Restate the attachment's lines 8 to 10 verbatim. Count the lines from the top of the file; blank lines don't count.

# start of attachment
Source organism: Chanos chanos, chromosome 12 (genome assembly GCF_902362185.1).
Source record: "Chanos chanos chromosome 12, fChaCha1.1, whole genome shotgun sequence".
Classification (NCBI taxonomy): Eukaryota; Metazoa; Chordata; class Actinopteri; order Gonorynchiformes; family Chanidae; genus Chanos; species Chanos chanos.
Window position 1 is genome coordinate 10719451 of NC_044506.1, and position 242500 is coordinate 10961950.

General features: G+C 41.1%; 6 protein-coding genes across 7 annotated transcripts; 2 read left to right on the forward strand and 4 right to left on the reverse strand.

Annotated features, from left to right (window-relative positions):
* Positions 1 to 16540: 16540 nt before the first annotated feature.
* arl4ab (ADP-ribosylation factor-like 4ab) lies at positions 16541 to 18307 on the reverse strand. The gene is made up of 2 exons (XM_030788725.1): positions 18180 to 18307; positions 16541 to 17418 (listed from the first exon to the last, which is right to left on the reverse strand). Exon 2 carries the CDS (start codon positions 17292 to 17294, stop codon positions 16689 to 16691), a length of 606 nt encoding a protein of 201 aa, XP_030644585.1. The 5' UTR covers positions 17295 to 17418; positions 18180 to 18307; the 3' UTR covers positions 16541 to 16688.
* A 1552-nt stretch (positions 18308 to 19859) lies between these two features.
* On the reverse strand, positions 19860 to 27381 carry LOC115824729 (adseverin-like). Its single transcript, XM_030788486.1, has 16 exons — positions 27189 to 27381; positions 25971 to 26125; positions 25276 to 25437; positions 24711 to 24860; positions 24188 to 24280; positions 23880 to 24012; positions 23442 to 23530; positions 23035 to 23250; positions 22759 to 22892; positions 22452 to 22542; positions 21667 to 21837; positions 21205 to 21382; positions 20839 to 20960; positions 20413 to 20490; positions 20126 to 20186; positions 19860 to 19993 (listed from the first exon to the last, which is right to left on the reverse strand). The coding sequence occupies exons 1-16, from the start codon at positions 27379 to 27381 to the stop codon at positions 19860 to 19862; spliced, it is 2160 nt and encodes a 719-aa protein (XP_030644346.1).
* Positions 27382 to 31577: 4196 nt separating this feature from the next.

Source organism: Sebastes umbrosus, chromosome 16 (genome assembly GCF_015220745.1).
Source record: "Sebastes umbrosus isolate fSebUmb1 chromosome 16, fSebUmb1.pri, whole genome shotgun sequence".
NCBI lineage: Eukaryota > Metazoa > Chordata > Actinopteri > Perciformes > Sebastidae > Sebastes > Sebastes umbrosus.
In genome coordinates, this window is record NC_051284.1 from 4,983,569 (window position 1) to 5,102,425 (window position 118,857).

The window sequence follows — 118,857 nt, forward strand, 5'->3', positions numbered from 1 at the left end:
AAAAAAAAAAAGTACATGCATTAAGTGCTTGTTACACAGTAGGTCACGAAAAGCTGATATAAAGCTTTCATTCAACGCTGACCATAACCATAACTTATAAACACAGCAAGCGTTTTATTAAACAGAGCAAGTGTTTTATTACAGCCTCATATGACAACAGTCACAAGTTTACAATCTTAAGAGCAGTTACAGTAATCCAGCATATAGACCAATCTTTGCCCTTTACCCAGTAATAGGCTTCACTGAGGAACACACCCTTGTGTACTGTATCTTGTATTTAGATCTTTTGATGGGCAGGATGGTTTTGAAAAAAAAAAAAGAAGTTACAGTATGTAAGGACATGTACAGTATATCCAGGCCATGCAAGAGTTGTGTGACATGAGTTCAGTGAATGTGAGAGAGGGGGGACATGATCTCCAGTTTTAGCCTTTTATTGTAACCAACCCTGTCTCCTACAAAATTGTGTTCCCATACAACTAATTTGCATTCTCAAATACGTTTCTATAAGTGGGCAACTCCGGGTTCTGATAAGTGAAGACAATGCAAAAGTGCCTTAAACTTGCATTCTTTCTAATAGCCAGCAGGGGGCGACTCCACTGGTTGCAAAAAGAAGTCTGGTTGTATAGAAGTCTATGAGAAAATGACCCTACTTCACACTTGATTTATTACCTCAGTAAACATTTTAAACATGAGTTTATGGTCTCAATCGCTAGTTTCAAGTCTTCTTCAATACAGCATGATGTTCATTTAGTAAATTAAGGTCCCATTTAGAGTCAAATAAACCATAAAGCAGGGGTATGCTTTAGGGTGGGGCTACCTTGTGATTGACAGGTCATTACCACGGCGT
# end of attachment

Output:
* arl4ab (ADP-ribosylation factor-like 4ab) lies at positions 16541 to 18307 on the reverse strand. The gene is made up of 2 exons (XM_030788725.1): positions 18180 to 18307; positions 16541 to 17418 (listed from the first exon to the last, which is right to left on the reverse strand). Exon 2 carries the CDS (start codon positions 17292 to 17294, stop codon positions 16689 to 16691), a length of 606 nt encoding a protein of 201 aa, XP_030644585.1. The 5' UTR covers positions 17295 to 17418; positions 18180 to 18307; the 3' UTR covers positions 16541 to 16688.
* A 1552-nt stretch (positions 18308 to 19859) lies between these two features.
* On the reverse strand, positions 19860 to 27381 carry LOC115824729 (adseverin-like). Its single transcript, XM_030788486.1, has 16 exons — positions 27189 to 27381; positions 25971 to 26125; positions 25276 to 25437; positions 24711 to 24860; positions 24188 to 24280; positions 23880 to 24012; positions 23442 to 23530; positions 23035 to 23250; positions 22759 to 22892; positions 22452 to 22542; positions 21667 to 21837; positions 21205 to 21382; positions 20839 to 20960; positions 20413 to 20490; positions 20126 to 20186; positions 19860 to 19993 (listed from the first exon to the last, which is right to left on the reverse strand). The coding sequence occupies exons 1-16, from the start codon at positions 27379 to 27381 to the stop codon at positions 19860 to 19862; spliced, it is 2160 nt and encodes a 719-aa protein (XP_030644346.1).